Human Cochlea


Buried deep in the petrous part of the
temporal bone lies the hearing organ, the cochlea. It’s central axis is horizontally oriented
in relation to the axis of the skull The shell shaped part of the internal ear
the cochlea lies antero-medial to the semicircular canals
and vestibule. About 35 millimeters in length, when straightened the human cochlea spirals two-and-a-half times around its central bony modulus
starting with a wide nasal coil and tapering to a tighter apical coil. A bony shelf called the osseous spiral lamina coils around the modulus
like the threads of a corkscrew projecting outwards towards
the outer wall of the cochlea. The bone of the osseous spiral lamina,
like that of the modulus, is porous allowing nerve fibers
and blood vessels to travel within. The spiro modular artery and vein travel
on the modulus and follow the spiral of the chochlea. Arterial sprint off from the spiral modeler artery forming capillary beds and the osseous spiral lamina
and the osseous spiral lamina Radiating arterioles extend laterally
within the bony partition to form a capillary bed in
the lateral wall of the cochlea. Radiating venules which empty into the spiral modular vein drain these capillary beds the cochlea consists of the membranous labyrinth of our scale and medea suspended from the osseous spiral lamina within the bony labyrinth the scale and Medea divides the bony labyrinth into two fluid filled compartments the apical scale of vestibuli and basal Scylla symphony the scale of Medea contains the organ of Corti which is responsible for transmitting sound impulses to fibers of the cochlear nerve enclosing its own unique fluid called endolymph the scale and Medea consists of a roof called reissner’s membrane a lateral wall and a floor called the basilar membrane the basilar membrane supports the sensory structure of the cochlea the organ of Corti which consists of sensory cells support cells and the gelatinous tectorial membrane the apical surface of the hair cells and their support cells fit tightly together forming the reticular lamina the inner hair cells are closer to the modulus and line up in a single continuous row following the spiral of the cochlea the stereocilia on their epical surface form an almost continuous wall located further from the modulus the outer hair cells outnumber the inner hair cells four to one there stereocilia are arranged in a V or W formation surrounding the hair cells a variety of cells such as inner and outer pillar cells and phalangeal cells offer structural support the pillar cells also form the walls of the tunnel of Corti inner hair cells receive sensory nerve fibers from the cochlear nerve some sensory nerve fibers cross the floor the tunnel of Corti and contact 6 to 100 outer hair cells usually in the same row however outer hair cells primarily receive modern nerve fibers which cross the tunnel of Corti edna level and synapse with the base of an outer hair cell this arrangement of the components of the organ of Corti changes from the base of the cochlea to the apex at the base of the cochlea where higher frequencies of sound are sonst there are 3 rows of outer hair cells this increases to 4 or 5 rows of the apex where lower frequencies are sensed Sal and stereocilia length also increases of the apex causing a more severe angle in the epical surface of the organ of Corti from its interior composition to its outer spiral shape the design of the cochlea accounts for the ability of the human ear to distinguish between many different frequencies and provides us with the gift of hearing you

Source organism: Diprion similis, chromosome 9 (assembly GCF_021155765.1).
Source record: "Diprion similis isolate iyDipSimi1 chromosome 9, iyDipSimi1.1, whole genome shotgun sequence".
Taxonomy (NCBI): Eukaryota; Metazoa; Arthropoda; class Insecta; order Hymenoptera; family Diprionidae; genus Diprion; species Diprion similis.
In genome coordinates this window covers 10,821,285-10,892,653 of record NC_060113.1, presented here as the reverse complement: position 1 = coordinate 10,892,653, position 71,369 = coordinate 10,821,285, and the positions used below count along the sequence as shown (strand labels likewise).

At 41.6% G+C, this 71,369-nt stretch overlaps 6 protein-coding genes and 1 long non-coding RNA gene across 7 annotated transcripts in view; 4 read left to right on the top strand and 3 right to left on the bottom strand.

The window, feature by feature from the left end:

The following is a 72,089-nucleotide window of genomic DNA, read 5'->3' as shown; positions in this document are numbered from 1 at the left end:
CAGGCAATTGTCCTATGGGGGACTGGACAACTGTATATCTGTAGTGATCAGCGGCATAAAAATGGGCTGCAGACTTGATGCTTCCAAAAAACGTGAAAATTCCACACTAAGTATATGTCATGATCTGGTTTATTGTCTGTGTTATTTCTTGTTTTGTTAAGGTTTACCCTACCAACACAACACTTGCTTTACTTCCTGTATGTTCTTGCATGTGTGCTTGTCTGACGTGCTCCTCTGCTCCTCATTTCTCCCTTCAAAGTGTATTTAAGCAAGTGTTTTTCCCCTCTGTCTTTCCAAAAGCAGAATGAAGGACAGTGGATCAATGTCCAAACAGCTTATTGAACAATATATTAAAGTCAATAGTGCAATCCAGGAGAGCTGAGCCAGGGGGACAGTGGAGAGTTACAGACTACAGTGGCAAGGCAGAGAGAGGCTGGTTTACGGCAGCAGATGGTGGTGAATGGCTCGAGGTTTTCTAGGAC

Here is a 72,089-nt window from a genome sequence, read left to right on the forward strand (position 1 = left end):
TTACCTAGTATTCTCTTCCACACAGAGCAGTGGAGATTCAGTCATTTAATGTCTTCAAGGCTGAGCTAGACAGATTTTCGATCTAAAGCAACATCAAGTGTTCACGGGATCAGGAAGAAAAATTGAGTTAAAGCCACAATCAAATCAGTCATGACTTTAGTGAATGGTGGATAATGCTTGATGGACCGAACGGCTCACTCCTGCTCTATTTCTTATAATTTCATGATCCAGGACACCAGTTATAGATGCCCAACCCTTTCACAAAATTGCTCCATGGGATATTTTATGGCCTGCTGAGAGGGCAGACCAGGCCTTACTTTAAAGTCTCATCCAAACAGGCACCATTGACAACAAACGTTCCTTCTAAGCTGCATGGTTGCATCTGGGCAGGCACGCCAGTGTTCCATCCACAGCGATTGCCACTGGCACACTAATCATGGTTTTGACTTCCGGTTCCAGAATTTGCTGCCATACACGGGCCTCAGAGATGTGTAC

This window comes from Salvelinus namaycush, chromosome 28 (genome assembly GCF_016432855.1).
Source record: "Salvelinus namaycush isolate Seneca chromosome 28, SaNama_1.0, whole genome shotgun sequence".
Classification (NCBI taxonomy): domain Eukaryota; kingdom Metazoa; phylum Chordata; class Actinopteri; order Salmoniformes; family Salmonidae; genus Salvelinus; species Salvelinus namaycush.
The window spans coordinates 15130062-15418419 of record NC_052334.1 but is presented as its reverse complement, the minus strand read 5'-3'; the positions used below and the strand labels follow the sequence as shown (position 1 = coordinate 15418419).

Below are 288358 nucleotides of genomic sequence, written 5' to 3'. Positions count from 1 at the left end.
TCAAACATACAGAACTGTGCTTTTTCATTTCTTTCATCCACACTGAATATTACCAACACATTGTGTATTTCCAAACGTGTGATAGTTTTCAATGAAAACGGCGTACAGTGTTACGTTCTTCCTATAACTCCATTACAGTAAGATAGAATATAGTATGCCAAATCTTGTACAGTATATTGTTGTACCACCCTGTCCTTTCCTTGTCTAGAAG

Add a Comment

Your email address will not be published. Required fields are marked *